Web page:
Last month, Governor Scott Walker picked Horsens Homestead Farms as the ideal place to sign his property tax relief bill.
Why? According to Walker, "for a lot of farmers, property taxes are some of the biggest things they pay, overall... so a typical family will see a $100, but farmers will see far more because obviously they have a much bigger proportion of property."
True enough, but what Walker fails to mention is that farmers already have had decade after decade of property tax relief and they pay a small fraction of their property's value compared to the average homeowner. Similar tactics in the area of manufacturing have shifted the burden of property taxes to middle class homeowners and non-manufacturing/non-ag businesses.
And the poster child Walker has chosen--Horsens Homestead Farms--couldn't be a more ridiculous choice. The Horsens own nearly a thousand acres and a large dairy facility worth approximately four million dollars. If this were a "regular" property taxed at the regular rate, Horsens would owe somewhere in the neighborhood of $40,000 a year in property taxes. However, because farmers get a much lower equalized value on their farmland, they pay less than half of that -about $18,000 a year in property taxes, according to information available at Shawano County Land Records.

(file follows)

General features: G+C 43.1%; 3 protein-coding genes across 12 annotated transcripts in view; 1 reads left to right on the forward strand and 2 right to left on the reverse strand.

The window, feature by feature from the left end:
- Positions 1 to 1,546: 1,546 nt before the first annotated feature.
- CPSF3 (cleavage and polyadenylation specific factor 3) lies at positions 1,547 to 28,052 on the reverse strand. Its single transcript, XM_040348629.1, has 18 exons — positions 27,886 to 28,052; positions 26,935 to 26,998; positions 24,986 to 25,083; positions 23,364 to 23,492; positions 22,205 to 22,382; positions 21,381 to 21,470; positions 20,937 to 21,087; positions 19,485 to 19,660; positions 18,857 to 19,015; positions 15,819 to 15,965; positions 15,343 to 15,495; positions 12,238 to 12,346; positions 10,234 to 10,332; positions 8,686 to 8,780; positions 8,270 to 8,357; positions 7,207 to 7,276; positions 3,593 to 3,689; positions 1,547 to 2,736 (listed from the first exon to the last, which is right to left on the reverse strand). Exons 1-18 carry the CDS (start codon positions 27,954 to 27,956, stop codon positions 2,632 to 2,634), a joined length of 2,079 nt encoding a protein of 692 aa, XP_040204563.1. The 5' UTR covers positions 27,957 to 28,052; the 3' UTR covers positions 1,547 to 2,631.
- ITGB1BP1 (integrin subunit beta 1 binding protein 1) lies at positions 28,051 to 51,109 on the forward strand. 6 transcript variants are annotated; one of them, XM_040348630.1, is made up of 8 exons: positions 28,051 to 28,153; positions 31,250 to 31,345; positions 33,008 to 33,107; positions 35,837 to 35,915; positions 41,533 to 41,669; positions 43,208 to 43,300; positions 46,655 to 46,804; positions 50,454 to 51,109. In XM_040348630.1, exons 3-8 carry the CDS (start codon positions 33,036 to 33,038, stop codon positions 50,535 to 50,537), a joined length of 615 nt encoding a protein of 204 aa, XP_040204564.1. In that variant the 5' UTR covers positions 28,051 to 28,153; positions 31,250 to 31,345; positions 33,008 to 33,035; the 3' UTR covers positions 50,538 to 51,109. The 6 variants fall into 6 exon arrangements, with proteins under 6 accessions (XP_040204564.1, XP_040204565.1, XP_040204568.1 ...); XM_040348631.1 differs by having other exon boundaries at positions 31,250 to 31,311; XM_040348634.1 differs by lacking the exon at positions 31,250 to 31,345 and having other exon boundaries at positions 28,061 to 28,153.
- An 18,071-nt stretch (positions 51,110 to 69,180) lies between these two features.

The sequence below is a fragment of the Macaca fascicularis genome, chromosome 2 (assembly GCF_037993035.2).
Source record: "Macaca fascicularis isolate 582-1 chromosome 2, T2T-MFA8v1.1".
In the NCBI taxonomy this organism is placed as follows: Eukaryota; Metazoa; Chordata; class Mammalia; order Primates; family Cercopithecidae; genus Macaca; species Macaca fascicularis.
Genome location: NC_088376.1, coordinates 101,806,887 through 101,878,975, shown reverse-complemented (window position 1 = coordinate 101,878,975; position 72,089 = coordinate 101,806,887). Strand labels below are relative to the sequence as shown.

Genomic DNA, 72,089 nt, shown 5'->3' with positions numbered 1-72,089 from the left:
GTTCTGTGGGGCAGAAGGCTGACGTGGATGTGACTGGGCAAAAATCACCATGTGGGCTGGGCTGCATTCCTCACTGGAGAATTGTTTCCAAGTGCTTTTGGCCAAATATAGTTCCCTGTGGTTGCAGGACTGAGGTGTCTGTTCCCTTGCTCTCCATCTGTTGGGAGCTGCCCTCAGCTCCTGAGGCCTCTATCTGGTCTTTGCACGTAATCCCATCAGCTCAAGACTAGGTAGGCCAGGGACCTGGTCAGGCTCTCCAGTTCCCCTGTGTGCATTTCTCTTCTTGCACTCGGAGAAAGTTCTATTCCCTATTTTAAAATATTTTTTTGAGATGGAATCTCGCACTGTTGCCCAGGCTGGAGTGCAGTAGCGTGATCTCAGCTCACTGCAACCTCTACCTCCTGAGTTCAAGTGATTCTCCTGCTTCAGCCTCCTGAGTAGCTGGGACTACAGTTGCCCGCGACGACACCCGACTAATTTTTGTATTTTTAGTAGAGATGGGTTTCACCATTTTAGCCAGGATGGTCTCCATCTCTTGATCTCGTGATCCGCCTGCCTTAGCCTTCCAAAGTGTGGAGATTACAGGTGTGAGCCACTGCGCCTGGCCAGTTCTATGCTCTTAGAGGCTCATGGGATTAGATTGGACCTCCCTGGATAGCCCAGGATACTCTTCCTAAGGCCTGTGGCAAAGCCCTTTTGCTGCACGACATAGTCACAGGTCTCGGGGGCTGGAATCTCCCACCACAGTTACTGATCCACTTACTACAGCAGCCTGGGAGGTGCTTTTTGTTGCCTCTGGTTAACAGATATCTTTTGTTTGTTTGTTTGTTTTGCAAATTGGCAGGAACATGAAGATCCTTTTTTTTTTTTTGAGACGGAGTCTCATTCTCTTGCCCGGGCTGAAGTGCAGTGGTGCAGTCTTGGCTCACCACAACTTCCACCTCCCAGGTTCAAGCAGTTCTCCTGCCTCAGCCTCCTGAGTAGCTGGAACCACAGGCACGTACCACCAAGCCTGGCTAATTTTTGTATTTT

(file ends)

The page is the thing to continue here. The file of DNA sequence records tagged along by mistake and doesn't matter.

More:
But $18K a year is still a lot for a struggling farmer to make ends meet, right? Not really. According to the Environmental Working Group's database on farm subsidies, which has data up to 2012, Horsens Homestead Farms received $35,793 in government subsidies in 2012 and owner Jeff Horsens has received a grand total of $575,735 since 1995.
According to a recent article in the Houston Chronicle, this puts Horsens well within the top 10 ten percent of agri-businesses, which receive the vast majority of agriculture subsidies. In contrast, the bottom 80 percent of farmers only receive an average of $594 a year in subsidies.
Actually, on second thought, Horsens is the perfect choice to highlight Walker's tax policy: Giving more tax relief to those that are already getting a sweetheart tax deal at the expense of the Wisconsin middle class tax payer who increasingly is the one getting stuck with the bill.